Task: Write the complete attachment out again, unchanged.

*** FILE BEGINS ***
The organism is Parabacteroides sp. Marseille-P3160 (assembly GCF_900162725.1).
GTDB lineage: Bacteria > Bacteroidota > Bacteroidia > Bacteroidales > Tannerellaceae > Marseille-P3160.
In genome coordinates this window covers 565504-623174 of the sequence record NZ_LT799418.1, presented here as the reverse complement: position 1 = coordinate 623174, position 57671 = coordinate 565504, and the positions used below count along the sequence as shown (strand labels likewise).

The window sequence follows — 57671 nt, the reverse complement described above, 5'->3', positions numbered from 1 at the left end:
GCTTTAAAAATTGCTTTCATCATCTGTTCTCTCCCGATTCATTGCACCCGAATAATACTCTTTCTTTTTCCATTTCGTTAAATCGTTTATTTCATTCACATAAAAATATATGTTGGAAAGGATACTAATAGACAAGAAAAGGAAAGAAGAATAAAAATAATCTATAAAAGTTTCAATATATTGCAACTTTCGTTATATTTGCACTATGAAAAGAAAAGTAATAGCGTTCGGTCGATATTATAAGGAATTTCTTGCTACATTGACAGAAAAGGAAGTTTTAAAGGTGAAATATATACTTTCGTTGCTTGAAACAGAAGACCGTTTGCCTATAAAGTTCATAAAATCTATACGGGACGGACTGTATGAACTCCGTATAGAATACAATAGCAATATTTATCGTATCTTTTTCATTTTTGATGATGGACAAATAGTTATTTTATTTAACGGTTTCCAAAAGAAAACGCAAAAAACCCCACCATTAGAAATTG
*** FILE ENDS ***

The organism is Parabacteroides sp. Marseille-P3160 (assembly GCF_900162725.1).
GTDB lineage: Bacteria > Bacteroidota > Bacteroidia > Bacteroidales > Tannerellaceae > Marseille-P3160.
In genome coordinates this window covers 565504-623174 of the sequence record NZ_LT799418.1, presented here as the reverse complement: position 1 = coordinate 623174, position 57671 = coordinate 565504, and the positions used below count along the sequence as shown (strand labels likewise).

The window sequence follows — 57671 nt, the reverse complement described above, 5'->3', positions numbered from 1 at the left end:
GCTTTAAAAATTGCTTTCATCATCTGTTCTCTCCCGATTCATTGCACCCGAATAATACTCTTTCTTTTTCCATTTCGTTAAATCGTTTATTTCATTCACATAAAAATATATGTTGGAAAGGATACTAATAGACAAGAAAAGGAAAGAAGAATAAAAATAATCTATAAAAGTTTCAATATATTGCAACTTTCGTTATATTTGCACTATGAAAAGAAAAGTAATAGCGTTCGGTCGATATTATAAGGAATTTCTTGCTACATTGACAGAAAAGGAAGTTTTAAAGGTGAAATATATACTTTCGTTGCTTGAAACAGAAGACCGTTTGCCTATAAAGTTCATAAAATCTATACGGGACGGACTGTATGAACTCCGTATAGAATACAATAGCAATATTTATCGTATCTTTTTCATTTTTGATGATGGACAAATAGTTATTTTATTTAACGGTTTCCAAAAGAAAACGCAAAAAACCCCACCATTAGAAATTG